Treatments

The treatment used for AMD depends on the stage and type of disease. Treatments are currently available for moderate dry AMD and wet AMD.

Moderate Dry AMD: The Age-Related Eye Disease Study 2 (AREDS 2) found that a certain combination of antioxidant vitamins and minerals can slow the progression of moderate dry AMD. These supplement formulations can be obtained over-the-counter.

Wet AMD: The main treatment used for wet AMD is anti-VEGF injections. VEGF stands for vascular endothelial growth factor. VEGF promotes leakage and bleeding from the blood vessels inside the eye. Therefore, anti-VEGF inhibits this process. Anti-VEGF injections are given in the affected eye(s). They only work for a limited period of time, so injections must be repeated on a regular basis. The goal is to stop the fluid buildup from the leaking blood vessels, in an attempt to improve vision.

Key take-aways

Macular degeneration is a condition that involves a deterioration of the macular tissue. There are two types of AMD: dry and wet.

AMD impacts the central vision, causing blurry and distorted vision. Sometimes, areas of central vision may be missing, making it difficult to recognize faces.

There are several risk factors that have been identified for AMD, including age, genetics, and lifestyle. Although there are treatments available for certain types of AMD, the condition is not curable.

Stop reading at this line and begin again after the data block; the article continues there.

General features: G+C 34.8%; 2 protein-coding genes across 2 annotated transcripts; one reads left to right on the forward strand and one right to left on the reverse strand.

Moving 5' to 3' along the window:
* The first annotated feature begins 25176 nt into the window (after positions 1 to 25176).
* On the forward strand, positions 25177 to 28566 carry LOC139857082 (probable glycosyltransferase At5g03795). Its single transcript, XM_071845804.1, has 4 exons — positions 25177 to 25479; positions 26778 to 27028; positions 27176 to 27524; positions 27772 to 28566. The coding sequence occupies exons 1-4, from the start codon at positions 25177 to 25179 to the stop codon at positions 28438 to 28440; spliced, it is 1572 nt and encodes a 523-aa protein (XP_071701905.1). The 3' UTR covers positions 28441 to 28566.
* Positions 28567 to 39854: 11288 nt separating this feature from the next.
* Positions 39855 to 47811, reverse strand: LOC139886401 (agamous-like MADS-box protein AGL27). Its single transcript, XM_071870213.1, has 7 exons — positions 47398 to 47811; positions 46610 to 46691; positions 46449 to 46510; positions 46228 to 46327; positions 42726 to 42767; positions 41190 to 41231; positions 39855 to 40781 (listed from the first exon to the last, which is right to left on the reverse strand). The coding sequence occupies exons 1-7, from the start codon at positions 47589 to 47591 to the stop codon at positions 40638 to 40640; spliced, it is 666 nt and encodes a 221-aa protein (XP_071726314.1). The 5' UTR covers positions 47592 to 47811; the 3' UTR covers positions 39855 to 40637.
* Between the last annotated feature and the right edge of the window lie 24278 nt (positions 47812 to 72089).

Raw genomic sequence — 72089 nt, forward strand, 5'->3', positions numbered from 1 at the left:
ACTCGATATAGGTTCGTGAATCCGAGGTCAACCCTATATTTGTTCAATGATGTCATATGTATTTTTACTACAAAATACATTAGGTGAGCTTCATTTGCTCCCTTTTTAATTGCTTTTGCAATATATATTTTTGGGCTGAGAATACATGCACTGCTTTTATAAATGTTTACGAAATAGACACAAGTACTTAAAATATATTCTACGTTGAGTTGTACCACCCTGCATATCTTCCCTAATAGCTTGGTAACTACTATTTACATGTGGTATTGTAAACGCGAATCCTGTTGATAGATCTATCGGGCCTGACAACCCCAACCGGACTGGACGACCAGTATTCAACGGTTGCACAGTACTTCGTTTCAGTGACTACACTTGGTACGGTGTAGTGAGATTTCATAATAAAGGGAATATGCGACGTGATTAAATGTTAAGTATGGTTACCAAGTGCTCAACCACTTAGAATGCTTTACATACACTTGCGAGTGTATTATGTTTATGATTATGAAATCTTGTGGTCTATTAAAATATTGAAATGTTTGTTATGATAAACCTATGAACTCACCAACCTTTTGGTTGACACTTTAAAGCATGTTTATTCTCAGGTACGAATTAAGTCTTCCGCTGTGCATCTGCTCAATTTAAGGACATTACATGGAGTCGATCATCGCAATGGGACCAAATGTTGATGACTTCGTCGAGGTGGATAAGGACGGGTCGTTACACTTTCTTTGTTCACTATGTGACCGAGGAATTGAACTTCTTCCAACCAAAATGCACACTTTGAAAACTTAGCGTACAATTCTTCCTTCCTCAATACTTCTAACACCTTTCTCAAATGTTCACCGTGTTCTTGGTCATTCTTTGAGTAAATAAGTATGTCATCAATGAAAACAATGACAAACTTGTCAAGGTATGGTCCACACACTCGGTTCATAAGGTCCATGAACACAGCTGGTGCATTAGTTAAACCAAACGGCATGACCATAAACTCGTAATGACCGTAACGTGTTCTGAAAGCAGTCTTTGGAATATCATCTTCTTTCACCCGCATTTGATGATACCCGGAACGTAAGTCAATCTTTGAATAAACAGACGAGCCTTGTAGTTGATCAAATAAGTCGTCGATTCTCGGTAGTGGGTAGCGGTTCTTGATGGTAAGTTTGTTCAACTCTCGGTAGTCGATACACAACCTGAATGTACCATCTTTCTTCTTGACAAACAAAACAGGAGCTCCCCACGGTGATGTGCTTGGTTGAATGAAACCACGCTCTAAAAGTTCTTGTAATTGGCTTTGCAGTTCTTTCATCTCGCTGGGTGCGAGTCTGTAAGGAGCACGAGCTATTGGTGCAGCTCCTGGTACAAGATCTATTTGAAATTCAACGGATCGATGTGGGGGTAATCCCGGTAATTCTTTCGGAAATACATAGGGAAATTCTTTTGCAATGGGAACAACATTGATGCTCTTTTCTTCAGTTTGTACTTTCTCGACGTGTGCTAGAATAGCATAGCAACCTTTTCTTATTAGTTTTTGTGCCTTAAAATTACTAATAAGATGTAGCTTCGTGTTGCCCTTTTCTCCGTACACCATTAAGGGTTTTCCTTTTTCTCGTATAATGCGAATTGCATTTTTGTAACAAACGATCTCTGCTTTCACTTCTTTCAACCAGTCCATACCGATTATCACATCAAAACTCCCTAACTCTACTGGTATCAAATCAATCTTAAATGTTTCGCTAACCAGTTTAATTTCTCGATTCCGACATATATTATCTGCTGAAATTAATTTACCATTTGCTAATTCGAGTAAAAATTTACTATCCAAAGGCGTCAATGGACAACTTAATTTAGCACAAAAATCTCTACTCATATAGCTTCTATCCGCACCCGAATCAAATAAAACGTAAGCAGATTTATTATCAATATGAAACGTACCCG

Supplements can slow the progression of dry AMD, while anti-VEGF injections can keep wet AMD under control.

Those with macular degeneration should monitor their vision at home, one eye at a time, using an Amsler grid in between appointments. Any changes should be reported to an eye care professional.

Although vision can be impacted to varying degrees in macular degeneration, it can often be optimized through the use of glasses, magnifiers, or other visual aids.

References

Dry vs Wet Age-Related Macular Degeneration. [online] American Macular Degeneration Foundation. Available at: https://www.macular.org/about-macular-degeneration/what-is-macular-degeneration/types/dry-vs-wet-macular-degeneration

Heesterbeek TJ, Lorés-Motta L, Hoyng CB, Lechanteur YTE, den Hollander AI. Risk factors for progression of age-related macular degeneration. Ophthalmic Physiol Opt. 2020;40(2):140-170. doi:10.1111/opo.12675

Keenan TDL, Cukras CA, Chew EY. Age-Related Macular Degeneration: Epidemiology and Clinical Aspects. Adv Exp Med Biol. 2021;1256:1-31. doi:10.1007/978-3-030-66014-7_1

Mukamal, R., 2021. Genetics and Age-Related Macular Degeneration [online] American Academy of Ophthalmology. Available at: https://www.aao.org/eye-health/diseases/age-related-macular-degeneration-amd-genetics

Thomas CJ, Mirza RG, Gill MK. Age-Related Macular Degeneration. Med Clin North Am. 2021;105(3):473-491. doi:10.1016/j.mcna.2021.01.003